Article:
Soccer in Australia could be in for a big with the introduction of new technology that instantly reveals whether a ball has crossed the line for a goal. It’s the technology that could be the final word on arguments between football supporters and could end constant griping by managers over disputed goals.
It’s the technology that could be the final word on arguments between football supporters and could end constant griping by managers over disputed goals.
Hi-tech footballs fitted with special chips that tell officials whether a ball has crossed the line could soon be a regular feature at Premiership football matches after they were successfully trialled in a match in Japan. Tests during a recent tournament show the system is working and officials must now decide whether to approve the technology for wider use. The ball is fitted with a sensor which allows it to be located anywhere on the pitch.
Wires embedded in the pitch around the goalmouth emit a magnetic field which can detect the presence of a specially-designed ball fitted with a sensor. The football can then be tracked its exact position around the pitch. An encrypted signal is then sent to a watch worn by the referee to let them know whether the ball has crossed the line.
An earlier prototype of the technology was first trialled at the Under-17 World Cup in Peru in 2005 but proved too inaccurate to be rolled out any further. Head of FIFA Affairs Gunter Pfau gives a press conference hailing the success of the new system.
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The International Football Association Board, which laws down the rules of football , has said in the past that any such technology must be proved to be 100 per cent accurate before it can be used in professional tournaments, including the World Cup.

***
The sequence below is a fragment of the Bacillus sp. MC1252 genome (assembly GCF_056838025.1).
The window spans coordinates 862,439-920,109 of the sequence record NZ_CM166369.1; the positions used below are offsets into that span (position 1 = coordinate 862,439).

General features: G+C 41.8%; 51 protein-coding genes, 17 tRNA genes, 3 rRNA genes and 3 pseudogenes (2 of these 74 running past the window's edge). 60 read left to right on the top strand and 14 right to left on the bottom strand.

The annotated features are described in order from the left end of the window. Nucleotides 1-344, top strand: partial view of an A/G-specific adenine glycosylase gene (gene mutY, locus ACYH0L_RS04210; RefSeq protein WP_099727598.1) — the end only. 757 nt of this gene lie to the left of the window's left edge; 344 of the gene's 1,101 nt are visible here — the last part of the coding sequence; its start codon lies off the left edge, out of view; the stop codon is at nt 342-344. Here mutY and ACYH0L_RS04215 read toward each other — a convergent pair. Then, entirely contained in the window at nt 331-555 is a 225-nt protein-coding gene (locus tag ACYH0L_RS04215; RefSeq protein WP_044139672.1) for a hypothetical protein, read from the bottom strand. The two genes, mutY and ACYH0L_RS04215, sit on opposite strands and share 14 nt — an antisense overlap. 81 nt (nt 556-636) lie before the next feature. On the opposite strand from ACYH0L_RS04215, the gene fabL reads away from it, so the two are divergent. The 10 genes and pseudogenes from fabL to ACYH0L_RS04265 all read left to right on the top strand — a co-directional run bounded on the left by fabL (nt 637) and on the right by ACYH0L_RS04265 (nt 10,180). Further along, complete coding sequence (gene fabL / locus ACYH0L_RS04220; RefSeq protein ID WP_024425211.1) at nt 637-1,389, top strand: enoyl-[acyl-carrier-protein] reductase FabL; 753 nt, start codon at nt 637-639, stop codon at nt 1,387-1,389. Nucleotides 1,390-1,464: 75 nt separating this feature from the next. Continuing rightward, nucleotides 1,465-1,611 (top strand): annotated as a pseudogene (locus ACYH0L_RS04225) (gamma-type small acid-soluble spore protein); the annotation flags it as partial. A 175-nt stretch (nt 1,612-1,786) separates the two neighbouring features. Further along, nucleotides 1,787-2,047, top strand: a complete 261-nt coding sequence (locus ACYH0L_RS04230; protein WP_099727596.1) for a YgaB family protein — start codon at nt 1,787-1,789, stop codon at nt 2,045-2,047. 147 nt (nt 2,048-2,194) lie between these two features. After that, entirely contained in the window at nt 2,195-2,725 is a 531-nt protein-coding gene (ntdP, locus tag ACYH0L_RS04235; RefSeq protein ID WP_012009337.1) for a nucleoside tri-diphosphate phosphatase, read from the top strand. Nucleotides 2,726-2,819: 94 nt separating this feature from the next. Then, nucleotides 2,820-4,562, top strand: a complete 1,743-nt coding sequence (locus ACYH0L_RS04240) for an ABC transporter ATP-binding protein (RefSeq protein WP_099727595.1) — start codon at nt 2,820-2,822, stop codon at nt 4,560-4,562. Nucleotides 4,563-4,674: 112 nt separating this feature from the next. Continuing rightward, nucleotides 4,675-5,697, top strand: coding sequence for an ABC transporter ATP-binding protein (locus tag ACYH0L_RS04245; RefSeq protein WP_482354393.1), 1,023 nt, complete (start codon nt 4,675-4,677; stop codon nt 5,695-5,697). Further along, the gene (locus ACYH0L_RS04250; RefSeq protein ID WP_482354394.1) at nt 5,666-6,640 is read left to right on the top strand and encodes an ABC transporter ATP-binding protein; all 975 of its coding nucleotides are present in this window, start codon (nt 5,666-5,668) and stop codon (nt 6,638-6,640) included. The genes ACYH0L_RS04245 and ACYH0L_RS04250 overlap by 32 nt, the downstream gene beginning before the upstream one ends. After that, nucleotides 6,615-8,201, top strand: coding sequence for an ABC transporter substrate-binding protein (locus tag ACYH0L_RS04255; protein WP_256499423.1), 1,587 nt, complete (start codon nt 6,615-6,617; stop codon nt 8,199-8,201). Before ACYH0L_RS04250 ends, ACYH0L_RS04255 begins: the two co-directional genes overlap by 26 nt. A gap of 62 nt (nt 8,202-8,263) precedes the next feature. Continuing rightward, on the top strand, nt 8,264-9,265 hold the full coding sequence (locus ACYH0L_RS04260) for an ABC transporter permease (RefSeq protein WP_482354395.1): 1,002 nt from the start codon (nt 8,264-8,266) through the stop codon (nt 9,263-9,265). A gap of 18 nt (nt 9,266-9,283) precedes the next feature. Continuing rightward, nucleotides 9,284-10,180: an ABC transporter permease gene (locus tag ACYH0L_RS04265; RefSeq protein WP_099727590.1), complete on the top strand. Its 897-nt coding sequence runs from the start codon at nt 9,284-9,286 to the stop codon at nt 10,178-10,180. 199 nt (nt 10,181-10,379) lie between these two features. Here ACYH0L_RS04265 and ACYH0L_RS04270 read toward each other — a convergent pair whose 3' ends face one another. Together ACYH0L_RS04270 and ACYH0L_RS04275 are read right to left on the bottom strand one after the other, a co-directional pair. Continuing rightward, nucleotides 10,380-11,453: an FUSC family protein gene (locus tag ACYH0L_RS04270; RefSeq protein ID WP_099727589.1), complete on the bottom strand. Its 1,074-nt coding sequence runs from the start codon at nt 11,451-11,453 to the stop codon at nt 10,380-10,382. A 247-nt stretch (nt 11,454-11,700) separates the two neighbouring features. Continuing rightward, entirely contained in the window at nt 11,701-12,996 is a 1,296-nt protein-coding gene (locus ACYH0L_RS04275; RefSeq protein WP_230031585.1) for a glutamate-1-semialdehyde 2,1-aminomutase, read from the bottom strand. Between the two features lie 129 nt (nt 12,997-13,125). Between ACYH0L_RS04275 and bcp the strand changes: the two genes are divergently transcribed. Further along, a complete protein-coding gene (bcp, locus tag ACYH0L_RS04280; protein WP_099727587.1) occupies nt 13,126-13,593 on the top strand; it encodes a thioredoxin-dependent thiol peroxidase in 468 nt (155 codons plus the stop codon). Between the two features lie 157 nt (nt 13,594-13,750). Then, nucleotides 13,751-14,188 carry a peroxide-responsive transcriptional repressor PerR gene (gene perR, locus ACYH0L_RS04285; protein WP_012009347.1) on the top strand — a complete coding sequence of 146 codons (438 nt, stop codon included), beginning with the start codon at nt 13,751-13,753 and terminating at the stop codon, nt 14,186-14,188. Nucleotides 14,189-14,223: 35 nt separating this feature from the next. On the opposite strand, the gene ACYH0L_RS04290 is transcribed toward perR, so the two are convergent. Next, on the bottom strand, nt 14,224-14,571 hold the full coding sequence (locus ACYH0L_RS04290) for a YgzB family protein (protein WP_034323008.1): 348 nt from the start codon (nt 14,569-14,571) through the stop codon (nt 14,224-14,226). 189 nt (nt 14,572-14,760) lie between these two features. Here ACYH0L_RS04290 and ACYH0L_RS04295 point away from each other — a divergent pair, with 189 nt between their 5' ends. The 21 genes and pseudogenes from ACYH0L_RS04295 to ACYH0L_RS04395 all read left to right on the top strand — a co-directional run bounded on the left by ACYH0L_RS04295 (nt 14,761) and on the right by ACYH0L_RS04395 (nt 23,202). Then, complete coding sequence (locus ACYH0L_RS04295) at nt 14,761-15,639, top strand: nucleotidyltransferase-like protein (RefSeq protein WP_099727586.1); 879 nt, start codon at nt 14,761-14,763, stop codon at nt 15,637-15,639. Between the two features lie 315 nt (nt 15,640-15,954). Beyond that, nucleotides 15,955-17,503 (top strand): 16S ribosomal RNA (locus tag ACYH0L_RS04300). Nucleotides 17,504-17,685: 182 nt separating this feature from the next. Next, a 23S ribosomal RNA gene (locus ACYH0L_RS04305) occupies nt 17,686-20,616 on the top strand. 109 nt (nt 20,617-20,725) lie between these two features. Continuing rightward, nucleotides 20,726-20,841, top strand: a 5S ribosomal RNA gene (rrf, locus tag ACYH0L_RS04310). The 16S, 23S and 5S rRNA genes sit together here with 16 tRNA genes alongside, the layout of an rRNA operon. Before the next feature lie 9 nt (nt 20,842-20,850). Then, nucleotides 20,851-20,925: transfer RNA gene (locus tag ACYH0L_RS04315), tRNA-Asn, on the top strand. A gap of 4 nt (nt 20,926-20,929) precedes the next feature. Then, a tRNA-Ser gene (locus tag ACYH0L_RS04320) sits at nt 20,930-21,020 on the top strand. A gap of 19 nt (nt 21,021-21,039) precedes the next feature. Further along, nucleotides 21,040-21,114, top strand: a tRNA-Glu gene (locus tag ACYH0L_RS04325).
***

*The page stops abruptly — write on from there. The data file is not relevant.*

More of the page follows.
At a press conference at Yokohama International Stadium, Adidas’s Head of FIFA Affairs Gunter Pfau hailed the recent trials at the FIFA Club World Cup as a huge success. “We are very satisfied. No ball was damaged, all the systems during the games worked and the players’ feedback here has been very positive.”
Goal line controversy has been a major part of the English game ever since Geoff Hurst’s third goal in extra time in the 1966 World Cup appeared not to have crossed the line. England’s controversial third goal scored by Geoff Hurst (not shown) in the World Cup Final in 1966.
The infamous “Russian linesman”, who actually came from Azerbaijan, ruled the ball had crossed the line. “We are not trying to change history,” Pfau joked showing a photo of Hurst’s goal.
“This technology is for more transparency and to support the referee in making more accurate decisions.” Arsenal manager Arsene Wenger has been one of the vociferous supporters of the introduction of goalline technology in football.